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Clearwater firefighters sue siren manufacturer over hearing loss

. Five firefighters from the department are suing a siren manufacturer, claiming the company's sirens were so loud they caused hearing loss Newer trucks like this one, f rom a 2014 photo, are equipped with air conditioning so firefighters ride with the windows rolled up and are insulated from the siren noise. JIM DAMASKE | Times
Published Sep. 19, 2017

CLEARWATER — Five current and former Clearwater firefighters are suing a siren manufacturer, claiming that some of the Illinois-based company's sirens were so loud they caused hearing loss.

Pat Scanlon, 64, who retired from Clearwater Fire & Rescue in 2008, says that when he goes to sleep at night, it sounds like a jet is firing up next to him.

"And when I wake up, it's still there," he said Tuesday. "It's constant."

The lawsuit joins others across the country brought forth by thousands of firefighters against Federal Signal Corp. Many of the lawsuits are connected to the same Pennsylvania-based law firm.

The lawsuit says the sirens were "inherently dangerous, defective and hazardous" and that the company should have tested the sirens' effects and warned users that prolonged exposure to the noise would be harmful to human hearing. It seeks $75,000 for each firefighter, among other damages.

"As a result of the injuries sustained," the lawsuit says, "they have suffered a permanent decrease of their hearing and thereby have suffered a diminution in their ability to enjoy life and life's pleasures."

David Duffy, an attorney for Federal Signal, said in a statement the company "has strong defenses to these cases and has prevailed in a string of jury trials."

"Sirens are vital public safety products and save lives," he said. "Federal Signal is committed to defending its quality siren products and will litigate these cases as necessary."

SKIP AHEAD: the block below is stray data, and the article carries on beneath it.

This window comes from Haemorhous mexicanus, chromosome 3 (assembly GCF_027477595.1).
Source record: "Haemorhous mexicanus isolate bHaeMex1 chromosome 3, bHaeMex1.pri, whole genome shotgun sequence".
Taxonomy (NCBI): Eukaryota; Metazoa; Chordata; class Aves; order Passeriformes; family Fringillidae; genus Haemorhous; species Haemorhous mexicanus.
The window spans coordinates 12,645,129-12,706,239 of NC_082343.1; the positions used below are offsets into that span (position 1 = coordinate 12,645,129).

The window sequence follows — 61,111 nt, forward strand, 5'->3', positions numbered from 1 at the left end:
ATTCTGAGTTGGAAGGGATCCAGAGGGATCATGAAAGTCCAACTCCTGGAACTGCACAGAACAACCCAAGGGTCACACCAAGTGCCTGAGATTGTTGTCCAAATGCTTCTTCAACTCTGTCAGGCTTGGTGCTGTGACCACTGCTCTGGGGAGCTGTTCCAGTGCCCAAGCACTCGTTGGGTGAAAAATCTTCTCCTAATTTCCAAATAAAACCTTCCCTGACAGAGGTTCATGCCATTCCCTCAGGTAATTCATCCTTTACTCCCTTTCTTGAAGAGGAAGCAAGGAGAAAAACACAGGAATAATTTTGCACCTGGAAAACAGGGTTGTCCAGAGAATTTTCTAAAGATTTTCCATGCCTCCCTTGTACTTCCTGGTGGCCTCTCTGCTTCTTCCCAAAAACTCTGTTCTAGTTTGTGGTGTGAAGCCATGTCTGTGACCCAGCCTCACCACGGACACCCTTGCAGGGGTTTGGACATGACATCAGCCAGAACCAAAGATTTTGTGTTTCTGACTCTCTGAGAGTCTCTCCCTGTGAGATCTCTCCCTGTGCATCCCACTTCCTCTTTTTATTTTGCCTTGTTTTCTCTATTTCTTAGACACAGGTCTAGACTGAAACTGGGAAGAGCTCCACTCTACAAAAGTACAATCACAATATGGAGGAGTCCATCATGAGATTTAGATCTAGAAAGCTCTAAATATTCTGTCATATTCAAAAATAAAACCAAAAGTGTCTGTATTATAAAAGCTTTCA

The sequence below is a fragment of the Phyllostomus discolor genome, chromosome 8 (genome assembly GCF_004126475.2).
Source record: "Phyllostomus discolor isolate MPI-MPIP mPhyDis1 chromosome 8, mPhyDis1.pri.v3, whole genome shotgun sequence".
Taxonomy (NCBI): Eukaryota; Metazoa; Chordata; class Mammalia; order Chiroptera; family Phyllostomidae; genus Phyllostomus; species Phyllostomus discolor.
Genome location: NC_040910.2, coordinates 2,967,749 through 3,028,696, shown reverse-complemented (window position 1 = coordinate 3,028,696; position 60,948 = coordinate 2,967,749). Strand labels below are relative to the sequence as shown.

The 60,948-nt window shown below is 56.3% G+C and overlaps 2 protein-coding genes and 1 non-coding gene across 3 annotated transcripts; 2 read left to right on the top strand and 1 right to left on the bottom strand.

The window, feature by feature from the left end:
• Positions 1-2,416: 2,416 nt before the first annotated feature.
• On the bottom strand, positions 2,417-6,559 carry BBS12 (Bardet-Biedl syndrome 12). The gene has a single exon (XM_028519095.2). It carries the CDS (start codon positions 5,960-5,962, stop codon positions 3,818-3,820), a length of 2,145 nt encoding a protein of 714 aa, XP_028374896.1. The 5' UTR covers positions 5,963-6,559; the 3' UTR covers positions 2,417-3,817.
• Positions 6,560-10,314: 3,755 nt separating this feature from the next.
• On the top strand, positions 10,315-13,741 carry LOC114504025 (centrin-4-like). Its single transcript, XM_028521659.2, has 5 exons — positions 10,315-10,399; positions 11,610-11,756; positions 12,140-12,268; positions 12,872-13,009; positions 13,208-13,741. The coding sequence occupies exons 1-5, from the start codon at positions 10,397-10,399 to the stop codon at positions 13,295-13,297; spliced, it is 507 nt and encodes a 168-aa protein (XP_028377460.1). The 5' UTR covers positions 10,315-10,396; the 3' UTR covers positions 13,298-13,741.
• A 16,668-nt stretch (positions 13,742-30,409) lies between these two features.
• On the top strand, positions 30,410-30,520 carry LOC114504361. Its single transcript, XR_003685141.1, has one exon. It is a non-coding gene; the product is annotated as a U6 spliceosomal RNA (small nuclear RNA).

The law firm, Bern Cappelli LLP, declined to comment. Steven F. Smith and Gregory M. Newland, two of the firefighters, declined to comment. The other two firefighters — Wade Bishop and Mark Herny — could not be reached for comment.

But Scanlon provided some insight as to how he became involved in the suit.

When he started at the department in 1980, many fire trucks didn't have air conditioning, so firefighters would ride around with the windows down or in open-air seats. The sirens blared with no insulation, he said.

Within the last five years before his retirement, Scanlon said he noticed his hearing deteriorating. He started experiencing the ringing in his ears known as tinnitus. A doctor told him there was nothing he could do. At a Florida Professional Firefighters conference five or six years ago, he met lawyers who told him about the siren lawsuit.

"And I looked at it and said, 'Wow, let me look into this,'" he said.

Now, he attributes much of his hearing loss to the earlier years of his career, he said.

"It's progressively getting worse. Of course, I'm getting older also," he said. But "I've been around sirens for 28 years. This is an occupational hazard."

Thousands of firefighters have felt the same way. As of December 2015, about 4,400 current and former firefighters had sued the company, according the Associated Press. That number has since grown. Recent news reports show 23 firefighters from Palm Beach County, Boca Raton and West Palm Beach sued the company.

Clearwater Fire & Rescue is not a party in the case. When asked about the department's history with the siren brand and whether officials had received complaints about the sirens, spokesman Rob Shaw declined to comment.

Sean Becker, president of the Clearwater Fire Fighters Association, said he hasn't received complaints about the sirens since he became president in January 2015. He didn't know much about the litigation but said he believed it has more to do with the period Scanlon referred to when fire trucks had open cabs, no air conditioning and no hearing protection.

Firefighters now wear headsets in the trucks to listen to the radio and communicate with each other.

"Ultimately, there are much better standards today," he said.

Scanlon agreed that conditions had gotten better toward the end of his career.

"But I believe the damage was already done by that time," he said.

Senior staff researcher Caryn Baird contributed to this report. Contact Kathryn Varn at (727) 893-8913 or Follow @kathrynvarn.


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